Download a file securely from oracle OCI , need help with java service, Please help

Experts,
Did any one downloaded a file from Oracle OCI environment through a secure link.

Here are the steps i need to perform:
• Generating an API Signing Key (already completed):
o **https://docs.cloud.oracle.com/iaas/Content/API/Concepts/apisigningkey.htm **
• Signing the HTTP requests:
o https://docs.cloud.oracle.com/Content/API/Concepts/signingrequests.htm ( need help with this java code to use it in webmethods)
o Request Signatures
• GetObject route to download the file:
o Oracle Cloud Infrastructure API Reference and Endpoints

Can someone from Java please help me to use this code in webmethods,
code (https://docs.cloud.oracle.com/Content/API/Concepts/signingrequests.htm ( need help with this java code to use it in webmethods)

here is sample code
/**

  • Copyright (c) 2016, 2020, Oracle and/or its affiliates. All rights reserved.
  • This software is dual-licensed to you under the Universal Permissive License (UPL) 1.0 as shown at https://oss.oracle.com/licenses/upl
  • or Apache License 2.0 as shown at http://www.apache.org/licenses/LICENSE-2.0. You may choose either license.
    */
    import java.io.BufferedReader;
    import java.io.InputStream;
    import java.io.InputStreamReader;
    import java.nio.charset.StandardCharsets;

import javax.ws.rs.client.Client;
import javax.ws.rs.client.ClientBuilder;
import javax.ws.rs.client.Invocation;
import javax.ws.rs.client.WebTarget;
import javax.ws.rs.core.MediaType;
import javax.ws.rs.core.MultivaluedMap;
import javax.ws.rs.core.Response;

import com.google.common.net.UrlEscapers;

import com.oracle.bmc.http.signing.RequestSigningFilter;

public class RawRestCallExample {

public static void main(String args) throws Exception {
// TODO: fill this out
String instanceId = null;

String configurationFilePath = “~/.oci/config”;
String profile = “DEFAULT”;

// Pre-Requirement: Allow setting of restricted headers. This is required to allow the SigningFilter
// to set the host header that gets computed during signing of the request.
System.setProperty(“sun.net.http.allowRestrictedHeaders”, “true”);

// 1) Create a request signing filter instance
RequestSigningFilter requestSigningFilter =
RequestSigningFilter.fromConfigFile(configurationFilePath, profile);

// 2) Create a Jersey client and register the request signing filter
Client client = ClientBuilder.newBuilder().build().register(requestSigningFilter);

// 3) Target an endpoint. You must ensure that path arguments and query
// params are escaped correctly yourself
WebTarget target =
client.target(“https://iaas.us-phoenix-1.oraclecloud.com”)
.path(“20160918”)
.path(“instances”)
.path(UrlEscapers.urlPathSegmentEscaper().escape(instanceId));

// 4) Set the expected type and invoke the call
Invocation.Builder ib = target.request();
ib.accept(MediaType.APPLICATION_JSON);
Response response = ib.get();

// 5) Print the response headers and the body (JSON) as a string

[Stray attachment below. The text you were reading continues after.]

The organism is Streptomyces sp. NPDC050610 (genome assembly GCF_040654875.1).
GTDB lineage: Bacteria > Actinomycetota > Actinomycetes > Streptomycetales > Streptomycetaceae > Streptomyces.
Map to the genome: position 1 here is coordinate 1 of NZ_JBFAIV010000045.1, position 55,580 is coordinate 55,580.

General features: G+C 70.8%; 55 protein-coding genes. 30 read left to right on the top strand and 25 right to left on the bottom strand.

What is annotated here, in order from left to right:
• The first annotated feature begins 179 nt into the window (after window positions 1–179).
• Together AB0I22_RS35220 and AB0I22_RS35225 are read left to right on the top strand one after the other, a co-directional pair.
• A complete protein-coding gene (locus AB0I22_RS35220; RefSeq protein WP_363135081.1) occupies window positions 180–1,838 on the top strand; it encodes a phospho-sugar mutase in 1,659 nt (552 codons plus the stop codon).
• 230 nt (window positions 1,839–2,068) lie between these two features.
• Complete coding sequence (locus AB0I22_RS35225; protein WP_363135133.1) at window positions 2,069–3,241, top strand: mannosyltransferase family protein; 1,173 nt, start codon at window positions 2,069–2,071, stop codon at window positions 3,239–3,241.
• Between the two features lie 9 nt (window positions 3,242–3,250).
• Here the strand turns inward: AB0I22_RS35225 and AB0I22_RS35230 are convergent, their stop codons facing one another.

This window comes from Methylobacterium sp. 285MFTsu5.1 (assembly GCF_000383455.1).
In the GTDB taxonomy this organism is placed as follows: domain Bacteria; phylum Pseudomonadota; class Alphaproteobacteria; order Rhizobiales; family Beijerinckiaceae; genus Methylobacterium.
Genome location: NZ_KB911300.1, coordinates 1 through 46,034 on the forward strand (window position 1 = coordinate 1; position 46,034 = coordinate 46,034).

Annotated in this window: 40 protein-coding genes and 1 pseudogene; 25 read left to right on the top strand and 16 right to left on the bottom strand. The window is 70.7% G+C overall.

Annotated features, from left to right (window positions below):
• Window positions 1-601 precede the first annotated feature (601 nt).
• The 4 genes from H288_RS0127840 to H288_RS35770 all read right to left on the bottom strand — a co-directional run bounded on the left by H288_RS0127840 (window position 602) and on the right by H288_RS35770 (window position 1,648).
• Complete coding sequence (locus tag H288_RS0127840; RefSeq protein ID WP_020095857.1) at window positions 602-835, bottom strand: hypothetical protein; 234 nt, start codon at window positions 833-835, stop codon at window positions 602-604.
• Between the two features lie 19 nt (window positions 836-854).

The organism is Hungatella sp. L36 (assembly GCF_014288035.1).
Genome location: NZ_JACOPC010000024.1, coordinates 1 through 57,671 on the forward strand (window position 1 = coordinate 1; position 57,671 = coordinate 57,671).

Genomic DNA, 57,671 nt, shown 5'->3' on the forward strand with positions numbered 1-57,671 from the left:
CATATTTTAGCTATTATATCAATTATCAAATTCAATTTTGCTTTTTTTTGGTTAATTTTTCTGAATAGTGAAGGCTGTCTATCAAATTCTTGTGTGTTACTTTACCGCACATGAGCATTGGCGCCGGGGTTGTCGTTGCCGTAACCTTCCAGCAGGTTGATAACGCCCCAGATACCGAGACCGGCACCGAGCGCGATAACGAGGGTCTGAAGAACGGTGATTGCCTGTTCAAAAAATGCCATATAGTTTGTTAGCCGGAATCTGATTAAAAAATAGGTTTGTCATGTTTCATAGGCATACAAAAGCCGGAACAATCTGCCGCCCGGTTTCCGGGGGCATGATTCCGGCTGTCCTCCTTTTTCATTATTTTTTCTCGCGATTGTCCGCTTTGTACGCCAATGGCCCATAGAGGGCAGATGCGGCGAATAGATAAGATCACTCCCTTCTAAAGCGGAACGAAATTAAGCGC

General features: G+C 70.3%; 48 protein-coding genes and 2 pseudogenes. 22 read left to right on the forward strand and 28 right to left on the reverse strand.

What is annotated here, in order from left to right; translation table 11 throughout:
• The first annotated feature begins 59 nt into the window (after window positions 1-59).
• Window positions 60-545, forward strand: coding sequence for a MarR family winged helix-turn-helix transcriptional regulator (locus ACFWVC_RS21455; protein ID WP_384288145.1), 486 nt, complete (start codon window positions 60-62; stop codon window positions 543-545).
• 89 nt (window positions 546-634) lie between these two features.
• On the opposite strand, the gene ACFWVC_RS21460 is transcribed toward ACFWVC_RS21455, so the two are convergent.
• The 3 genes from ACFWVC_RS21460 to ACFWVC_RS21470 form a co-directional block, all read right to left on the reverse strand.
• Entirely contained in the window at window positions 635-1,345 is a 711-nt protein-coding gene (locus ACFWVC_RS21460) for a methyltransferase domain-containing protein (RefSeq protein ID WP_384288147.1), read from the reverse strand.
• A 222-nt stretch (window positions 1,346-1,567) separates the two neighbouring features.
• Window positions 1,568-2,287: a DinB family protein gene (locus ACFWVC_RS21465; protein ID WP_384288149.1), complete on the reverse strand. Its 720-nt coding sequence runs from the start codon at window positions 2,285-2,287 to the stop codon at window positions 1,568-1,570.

MultivaluedMap<String, Object> responseHeaders = response.getHeaders();
System.out.println(responseHeaders);
InputStream responseBody = (InputStream) response.getEntity();
try (final BufferedReader reader =
new BufferedReader(new InputStreamReader(responseBody, StandardCharsets.UTF_8))) {
StringBuilder jsonBody = new StringBuilder();
String line;
while ((line = reader.readLine()) != null) {
jsonBody.append(line);
}
System.out.println(jsonBody.toString());
}
}
}

HI Garu,

What’s the error you’re getting?
I would propose to

  1. develop simple java app for secure file download from Oracle OCI. Hope Oracle documentation is straight forward and it should be easy
  2. Once you have the code from 1) it should be easier to integrate it within webMethods

Hope that helps
NIkolay

Some forum participants might object to this suggestion, but one approach to consider is to not use Java, javax.ws.rs*, Jersey, etc as the core components. Do this in an “Integration Server” way, not a Java way. It is likely you can create the payload and headers directly without too much effort. You may need a Java service or 2 for a specific part, but certainly do not need a single Java service that does everything. Break it up into logical bits to create the payload, sign it, generate the headers, etc. then use pub.client:http for the HTTP call – there is no reason to be making the HTTP call using Java code. There are other built-in services that may help with payload signing and such. Leverage the tools IS provides.

We did something similar to this to put data to WebCenter Content (WCC) hosted on OCI, though it is SOAP-based, not JSON over HTTP. We found it much easier to create the payload using string-manipulation, var substitution, etc. rather than fighting with the WSD created from the WCC WSDL. Using string templates where appropriate and setting HTTP headers ourselves resulted in a far simpler/understandable approach. Not as flexible for future use/changes but we didn’t need that. You may find this approach is easier for your needs as well.